Friday, July 31, 2015

Player Profile: Greg Briley

I have 38 cards of Greg Briley. This one is from 1989 Fleer Update.

Playing career: Outfielder Greg Briley played for the Mariners and Marlins from 1988 to 1993. In 598 games he hit .253 with 29 HR and 135 RBI.

Where he is now: Hitting coach for the White Sox rookie-league team in Great Falls.

My memories: Only know him from his card.

Google Autocomplete results: He is seventh when you type Greg Bri, between Gregg Brie, a corrupt businessman, and Greg Britton, Editorial Director of the Johns Hopkins University Press. Another prominent Greg Briley is a photographer in Charlotte.

Coming up next: The next profile will be Tyler Brilinski.

Thursday, July 30, 2015

Wallet Card visits some of the last alleys in Midtown

Movies that take place in Manhattan often have scenes in alleys, particularly action scenes (Home Alone II, Highlander, Jason Takes Manhattan come to mind). In reality, Manhattan real estate is so valuable that every bit of empty space is gobbled up and real alleys are very few and far between.

Broadway Alley is located between 26th and 27th streets, between Lexington Avenue and Third Avenue. Despite the name it is not particularly close to Broadway - the name was supposedly to make it seem classy.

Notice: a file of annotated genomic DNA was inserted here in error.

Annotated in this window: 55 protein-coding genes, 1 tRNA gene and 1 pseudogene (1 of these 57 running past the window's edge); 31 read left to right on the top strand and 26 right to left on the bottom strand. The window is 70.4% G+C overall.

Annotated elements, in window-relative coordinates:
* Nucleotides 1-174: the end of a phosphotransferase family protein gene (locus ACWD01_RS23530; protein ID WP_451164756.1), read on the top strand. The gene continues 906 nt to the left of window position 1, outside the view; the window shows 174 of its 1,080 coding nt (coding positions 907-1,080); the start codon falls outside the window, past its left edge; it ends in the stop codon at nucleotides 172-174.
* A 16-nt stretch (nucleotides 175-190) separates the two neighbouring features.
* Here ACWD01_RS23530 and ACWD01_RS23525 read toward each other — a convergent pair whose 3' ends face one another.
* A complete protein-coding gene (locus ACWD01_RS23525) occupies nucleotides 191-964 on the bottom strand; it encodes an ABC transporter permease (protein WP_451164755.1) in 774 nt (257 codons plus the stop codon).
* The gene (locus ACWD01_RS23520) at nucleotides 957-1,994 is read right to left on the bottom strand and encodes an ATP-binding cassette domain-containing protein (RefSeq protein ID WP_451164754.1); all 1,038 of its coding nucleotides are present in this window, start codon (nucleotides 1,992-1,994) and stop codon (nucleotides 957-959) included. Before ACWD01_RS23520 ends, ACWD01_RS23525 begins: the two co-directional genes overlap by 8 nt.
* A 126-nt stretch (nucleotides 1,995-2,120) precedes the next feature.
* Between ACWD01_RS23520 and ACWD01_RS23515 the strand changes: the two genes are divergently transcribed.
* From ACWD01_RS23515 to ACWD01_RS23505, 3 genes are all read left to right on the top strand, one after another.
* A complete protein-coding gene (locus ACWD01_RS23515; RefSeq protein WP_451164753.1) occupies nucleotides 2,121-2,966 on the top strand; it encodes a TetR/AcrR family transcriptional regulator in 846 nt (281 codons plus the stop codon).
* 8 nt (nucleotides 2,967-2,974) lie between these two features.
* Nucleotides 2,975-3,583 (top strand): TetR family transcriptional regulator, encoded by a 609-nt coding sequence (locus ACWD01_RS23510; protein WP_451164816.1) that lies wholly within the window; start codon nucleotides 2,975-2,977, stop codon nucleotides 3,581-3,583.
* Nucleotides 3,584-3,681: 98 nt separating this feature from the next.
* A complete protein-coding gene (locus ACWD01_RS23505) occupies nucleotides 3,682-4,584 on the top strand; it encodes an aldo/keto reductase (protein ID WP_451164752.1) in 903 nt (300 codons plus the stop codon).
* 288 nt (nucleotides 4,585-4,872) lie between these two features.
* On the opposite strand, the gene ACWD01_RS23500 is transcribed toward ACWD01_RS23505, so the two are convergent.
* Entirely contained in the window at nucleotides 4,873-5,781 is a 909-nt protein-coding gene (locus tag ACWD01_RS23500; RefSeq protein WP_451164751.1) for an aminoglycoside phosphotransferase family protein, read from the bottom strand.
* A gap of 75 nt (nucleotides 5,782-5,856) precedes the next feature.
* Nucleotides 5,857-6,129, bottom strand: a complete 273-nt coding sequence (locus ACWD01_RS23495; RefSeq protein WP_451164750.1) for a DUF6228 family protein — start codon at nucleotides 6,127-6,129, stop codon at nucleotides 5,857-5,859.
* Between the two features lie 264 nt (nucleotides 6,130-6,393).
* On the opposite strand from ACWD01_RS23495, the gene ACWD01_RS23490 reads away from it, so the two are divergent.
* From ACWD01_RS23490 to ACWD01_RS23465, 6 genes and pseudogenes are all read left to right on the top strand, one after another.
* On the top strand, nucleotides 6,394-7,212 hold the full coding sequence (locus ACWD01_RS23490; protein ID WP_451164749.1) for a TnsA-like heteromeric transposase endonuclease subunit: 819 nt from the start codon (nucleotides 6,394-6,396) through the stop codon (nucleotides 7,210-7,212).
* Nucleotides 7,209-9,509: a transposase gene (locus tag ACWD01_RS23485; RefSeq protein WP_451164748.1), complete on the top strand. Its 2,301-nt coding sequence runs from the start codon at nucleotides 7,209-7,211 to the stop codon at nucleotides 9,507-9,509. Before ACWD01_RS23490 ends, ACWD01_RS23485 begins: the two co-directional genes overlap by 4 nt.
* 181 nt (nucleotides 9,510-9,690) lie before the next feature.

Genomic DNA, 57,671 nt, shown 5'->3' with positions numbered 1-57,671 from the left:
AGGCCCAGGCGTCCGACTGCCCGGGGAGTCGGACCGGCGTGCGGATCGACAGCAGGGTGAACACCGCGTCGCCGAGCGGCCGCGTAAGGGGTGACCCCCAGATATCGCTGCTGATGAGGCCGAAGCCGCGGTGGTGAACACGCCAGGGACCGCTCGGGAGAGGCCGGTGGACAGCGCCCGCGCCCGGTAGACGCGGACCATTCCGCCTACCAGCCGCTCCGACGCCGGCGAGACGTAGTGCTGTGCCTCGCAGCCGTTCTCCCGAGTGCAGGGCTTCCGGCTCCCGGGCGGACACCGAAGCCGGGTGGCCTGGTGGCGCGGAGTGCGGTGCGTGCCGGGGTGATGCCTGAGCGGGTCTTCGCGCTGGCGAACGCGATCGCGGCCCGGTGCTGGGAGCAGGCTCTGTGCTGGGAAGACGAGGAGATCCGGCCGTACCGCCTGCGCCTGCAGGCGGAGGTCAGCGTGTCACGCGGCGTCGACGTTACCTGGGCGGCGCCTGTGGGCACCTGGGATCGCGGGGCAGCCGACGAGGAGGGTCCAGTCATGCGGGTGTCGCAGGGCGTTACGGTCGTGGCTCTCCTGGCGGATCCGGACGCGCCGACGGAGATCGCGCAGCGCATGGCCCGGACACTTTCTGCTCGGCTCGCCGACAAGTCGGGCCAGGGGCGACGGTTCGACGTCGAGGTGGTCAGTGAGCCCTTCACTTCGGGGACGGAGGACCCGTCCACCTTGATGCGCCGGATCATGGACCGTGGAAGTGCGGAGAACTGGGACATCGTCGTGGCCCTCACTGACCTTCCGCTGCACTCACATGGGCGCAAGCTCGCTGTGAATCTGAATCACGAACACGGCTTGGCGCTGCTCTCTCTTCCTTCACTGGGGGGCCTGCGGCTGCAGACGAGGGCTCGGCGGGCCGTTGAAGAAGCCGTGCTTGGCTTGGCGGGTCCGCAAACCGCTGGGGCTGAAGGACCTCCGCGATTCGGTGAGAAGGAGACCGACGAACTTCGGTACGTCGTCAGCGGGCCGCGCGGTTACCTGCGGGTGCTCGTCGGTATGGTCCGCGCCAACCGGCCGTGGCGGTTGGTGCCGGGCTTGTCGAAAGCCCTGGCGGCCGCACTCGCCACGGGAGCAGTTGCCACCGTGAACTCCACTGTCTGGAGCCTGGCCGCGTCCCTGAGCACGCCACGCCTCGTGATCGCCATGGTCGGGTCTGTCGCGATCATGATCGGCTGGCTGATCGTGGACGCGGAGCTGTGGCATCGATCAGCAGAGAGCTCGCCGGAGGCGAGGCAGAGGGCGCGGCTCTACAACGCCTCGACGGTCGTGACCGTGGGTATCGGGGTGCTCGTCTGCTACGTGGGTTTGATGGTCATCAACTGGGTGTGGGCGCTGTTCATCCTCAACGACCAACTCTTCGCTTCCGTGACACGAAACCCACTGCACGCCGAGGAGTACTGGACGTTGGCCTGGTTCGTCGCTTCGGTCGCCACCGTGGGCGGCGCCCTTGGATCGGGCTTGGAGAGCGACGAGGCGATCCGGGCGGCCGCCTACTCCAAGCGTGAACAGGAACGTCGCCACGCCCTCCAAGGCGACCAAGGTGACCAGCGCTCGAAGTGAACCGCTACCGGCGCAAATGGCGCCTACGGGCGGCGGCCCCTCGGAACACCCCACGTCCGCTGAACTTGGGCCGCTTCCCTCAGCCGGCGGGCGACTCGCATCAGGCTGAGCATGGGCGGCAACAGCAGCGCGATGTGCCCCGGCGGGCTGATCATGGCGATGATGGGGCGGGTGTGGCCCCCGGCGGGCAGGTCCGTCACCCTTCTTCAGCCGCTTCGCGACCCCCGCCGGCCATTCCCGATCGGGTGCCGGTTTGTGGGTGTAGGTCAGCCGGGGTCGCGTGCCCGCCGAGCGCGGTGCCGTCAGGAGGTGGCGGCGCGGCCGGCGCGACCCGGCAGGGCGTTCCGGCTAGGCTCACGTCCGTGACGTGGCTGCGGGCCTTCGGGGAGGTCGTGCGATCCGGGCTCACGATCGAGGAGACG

One side of the alley is unpaved, making it the only dirt road in midtown and one of only two in Manhattan, according to the great Scouting NY blog.
 I noticed another alley a couple of blocks away. With the empty alleyway space, the trees, and shack, it is hard to believe you are at the corner of 29th and Lexington.
 A few blocks further up is a more typical Manhattan alley. Sniffen Court at 36th and Lexington features 19th-century carriage houses converted into private homes. It is best known as the location for the cover of the Doors Album Strange Days.

Wednesday, July 29, 2015

Trade with Jaybarkerfan

Got some nice cards from Jaybarkerfan's Junk. All Yankees and no junk. Here are some highlights:

This was the first card I saw in the package and I was immediately excited - I had seen pictures of this card since I was a kid, am excited to finally have it.
 Another Mattingly card from his playing days that I did not have.
 Incredibly shiny card of one of the Yankees' top prospects.
 This was an interesting card, kind of an unusual texture, almost like a thick business card. This was produced in 1997 by the Score Board company.